Wednesday 6 March 2024

Review of 'Tangk' by Idles

Idles swap angry punky protest songs for mellow experimental love songs.

All rock bands eventually go through their ‘mellow out’ phase. This is often the point when I lose interest in them. For example, I completely rejected The Arctic Monkeys once they turned into a lounge music act. U2’s pop rock phase in the 90s similarly bores me. However, every now and again, a band like Radiohead proves that you can mellow out in an interesting way simply by getting experimental and weird.

Thankfully, Idles have taken the Radiohead approach to mellowing out. Quite literally, it seems – they’ve hired Kid A producer Nigel Godrich to engineer their latest album, Tangk. The album opens with some speedy twinkling piano arpeggios and stuttering guitar tremolo effects on ‘IDEA 1’ and it ends with spacey synth pulses and a sax solo on ‘Monolith’. In between are plenty of other weird and wonderful ideas that I’d never imagined I’d ever hear on an Idles album. Some of it’s not as developed as it could be, but it’s excitingly unpredictable.

It's worth noting that Kenny Beats co-produces the album. The hip hop producer also helped produce the band’s last album Crawler, which was the start of the band’s transformation into a mellower band, and here his presence can be felt even more – the bass and percussion feel really punchy on more aggressive tracks ‘Gift Horse’ and ‘Gratitude, and I love the looped sounds all over this album.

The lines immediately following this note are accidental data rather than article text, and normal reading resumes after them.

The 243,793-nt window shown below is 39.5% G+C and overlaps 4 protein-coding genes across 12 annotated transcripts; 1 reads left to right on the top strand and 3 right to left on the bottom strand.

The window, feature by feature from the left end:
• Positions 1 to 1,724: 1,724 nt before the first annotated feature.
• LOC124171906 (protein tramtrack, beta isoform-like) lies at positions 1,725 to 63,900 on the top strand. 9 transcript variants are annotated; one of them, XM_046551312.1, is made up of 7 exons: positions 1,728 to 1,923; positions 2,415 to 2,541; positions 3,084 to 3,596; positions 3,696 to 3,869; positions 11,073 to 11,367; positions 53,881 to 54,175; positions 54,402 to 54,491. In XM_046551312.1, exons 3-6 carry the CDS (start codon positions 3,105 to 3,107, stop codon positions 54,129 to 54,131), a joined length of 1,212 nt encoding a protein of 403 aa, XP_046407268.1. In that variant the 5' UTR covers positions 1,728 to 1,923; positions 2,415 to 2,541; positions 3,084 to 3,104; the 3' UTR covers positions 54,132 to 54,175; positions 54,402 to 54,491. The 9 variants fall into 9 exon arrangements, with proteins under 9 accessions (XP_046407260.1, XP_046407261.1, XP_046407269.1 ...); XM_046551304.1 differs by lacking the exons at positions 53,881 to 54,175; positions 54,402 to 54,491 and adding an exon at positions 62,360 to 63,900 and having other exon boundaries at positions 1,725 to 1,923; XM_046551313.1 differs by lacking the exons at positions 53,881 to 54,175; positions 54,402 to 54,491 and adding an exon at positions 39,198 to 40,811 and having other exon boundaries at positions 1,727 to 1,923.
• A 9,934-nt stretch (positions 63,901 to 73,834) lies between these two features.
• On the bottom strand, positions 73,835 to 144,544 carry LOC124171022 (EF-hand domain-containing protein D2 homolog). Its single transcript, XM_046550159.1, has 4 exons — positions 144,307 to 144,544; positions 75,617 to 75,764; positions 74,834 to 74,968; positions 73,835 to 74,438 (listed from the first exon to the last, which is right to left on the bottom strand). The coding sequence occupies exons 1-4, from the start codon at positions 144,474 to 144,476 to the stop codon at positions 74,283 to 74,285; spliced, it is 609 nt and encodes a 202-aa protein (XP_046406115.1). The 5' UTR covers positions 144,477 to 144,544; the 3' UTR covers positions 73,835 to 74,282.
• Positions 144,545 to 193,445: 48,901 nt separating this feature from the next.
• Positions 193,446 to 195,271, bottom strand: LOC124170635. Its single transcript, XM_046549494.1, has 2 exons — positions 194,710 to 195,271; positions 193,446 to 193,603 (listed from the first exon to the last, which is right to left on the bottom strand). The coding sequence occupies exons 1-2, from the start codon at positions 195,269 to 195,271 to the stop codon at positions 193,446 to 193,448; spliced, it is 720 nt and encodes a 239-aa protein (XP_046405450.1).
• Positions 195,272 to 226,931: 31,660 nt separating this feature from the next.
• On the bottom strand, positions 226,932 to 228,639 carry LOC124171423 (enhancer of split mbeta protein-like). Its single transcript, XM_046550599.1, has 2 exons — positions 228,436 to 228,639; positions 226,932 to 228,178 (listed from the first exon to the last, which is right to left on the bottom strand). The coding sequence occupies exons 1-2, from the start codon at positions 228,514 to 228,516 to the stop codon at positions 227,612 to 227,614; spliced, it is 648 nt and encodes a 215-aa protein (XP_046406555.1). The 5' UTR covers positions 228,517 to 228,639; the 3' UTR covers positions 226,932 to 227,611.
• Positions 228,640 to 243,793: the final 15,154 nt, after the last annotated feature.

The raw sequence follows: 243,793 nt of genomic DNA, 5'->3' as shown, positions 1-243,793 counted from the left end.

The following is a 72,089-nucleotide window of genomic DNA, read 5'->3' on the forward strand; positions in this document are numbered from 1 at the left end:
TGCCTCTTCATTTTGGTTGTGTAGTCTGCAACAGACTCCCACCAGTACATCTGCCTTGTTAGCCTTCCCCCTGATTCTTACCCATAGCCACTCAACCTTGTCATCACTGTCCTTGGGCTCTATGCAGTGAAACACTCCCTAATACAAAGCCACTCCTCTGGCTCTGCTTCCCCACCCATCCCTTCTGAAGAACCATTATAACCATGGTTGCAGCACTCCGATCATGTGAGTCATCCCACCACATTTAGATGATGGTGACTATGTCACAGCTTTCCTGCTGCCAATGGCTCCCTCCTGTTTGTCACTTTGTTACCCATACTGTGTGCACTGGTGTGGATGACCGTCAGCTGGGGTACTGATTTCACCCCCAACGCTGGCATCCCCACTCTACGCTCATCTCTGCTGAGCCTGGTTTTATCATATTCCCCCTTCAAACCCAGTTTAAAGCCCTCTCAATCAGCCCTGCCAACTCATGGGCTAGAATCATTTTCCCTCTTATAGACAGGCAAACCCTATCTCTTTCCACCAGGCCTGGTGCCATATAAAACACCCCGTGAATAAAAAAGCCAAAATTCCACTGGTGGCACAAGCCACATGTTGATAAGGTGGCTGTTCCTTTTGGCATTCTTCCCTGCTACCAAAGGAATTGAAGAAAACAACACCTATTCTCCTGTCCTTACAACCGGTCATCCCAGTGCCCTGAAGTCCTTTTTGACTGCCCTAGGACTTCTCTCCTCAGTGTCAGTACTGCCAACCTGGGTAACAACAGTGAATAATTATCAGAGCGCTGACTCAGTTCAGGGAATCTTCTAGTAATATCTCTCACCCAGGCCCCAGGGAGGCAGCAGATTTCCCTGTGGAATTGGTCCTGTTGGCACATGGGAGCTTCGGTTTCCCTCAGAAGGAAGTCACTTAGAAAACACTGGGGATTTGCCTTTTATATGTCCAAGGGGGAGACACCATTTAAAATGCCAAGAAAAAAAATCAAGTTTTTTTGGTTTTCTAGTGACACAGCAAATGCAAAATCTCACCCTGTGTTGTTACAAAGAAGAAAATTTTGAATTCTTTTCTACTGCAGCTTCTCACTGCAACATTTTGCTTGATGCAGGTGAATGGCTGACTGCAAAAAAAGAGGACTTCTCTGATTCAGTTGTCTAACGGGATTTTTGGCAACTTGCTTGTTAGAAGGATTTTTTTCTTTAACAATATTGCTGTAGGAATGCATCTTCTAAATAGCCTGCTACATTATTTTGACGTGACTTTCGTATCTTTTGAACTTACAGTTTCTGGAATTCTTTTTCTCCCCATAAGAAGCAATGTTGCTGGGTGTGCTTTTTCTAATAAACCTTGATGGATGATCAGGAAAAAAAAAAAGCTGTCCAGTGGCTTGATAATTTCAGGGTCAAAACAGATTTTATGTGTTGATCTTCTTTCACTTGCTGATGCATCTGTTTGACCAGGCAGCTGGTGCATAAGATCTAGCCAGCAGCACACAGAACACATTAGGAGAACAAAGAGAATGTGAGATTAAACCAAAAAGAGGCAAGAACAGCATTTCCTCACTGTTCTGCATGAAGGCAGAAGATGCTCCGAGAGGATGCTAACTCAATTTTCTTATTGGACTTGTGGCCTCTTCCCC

Another notable change is less shouting and more singing. Other UK post punk bands like Shame and Squid have been recently going in this direction too. I didn’t think Joe Talbot had it in him to pull off almost a whole album of melodic singing. But his voice sounds alarmingly pretty on some of these tracks (particularly ‘A Gospel’). In fact, it’s the moments where he reverts back to barking like a rottweiler than can end up feeling inappropriate as on ‘Dancer’. Although that could just be the fact that ‘dancing cheek to cheek’ is a goofy lyric.

This leads onto my biggest complaint with this album: the lyrics. Idles veered away from sociopolitical subject matter on their last album Crawler in exchange more personal lyrics. This was a welcome change-up after the on-the-nose repetitive clunky hooks of Ultra Mono. However, on Tangk, Talbot has decided to write a bunch of poetic love songs. It may be partly due to the softer delivery or the fact that much of the lines are quite abstract, but there aren’t really any memorable lines here. This feels pretty unusual for an Idles album and does make it feel like there’s something missing. I’m glad he refrained from shouting more dumb lines like ‘DANCING CHEEK TO CHEEK’, but I feel there could have been some more hooks. 

As it stands, the music and his vocal delivery do all the talking. I would like to see Idles continue in this more artsy and melodic direction. With some stronger lyrics I feel like it could be perfected.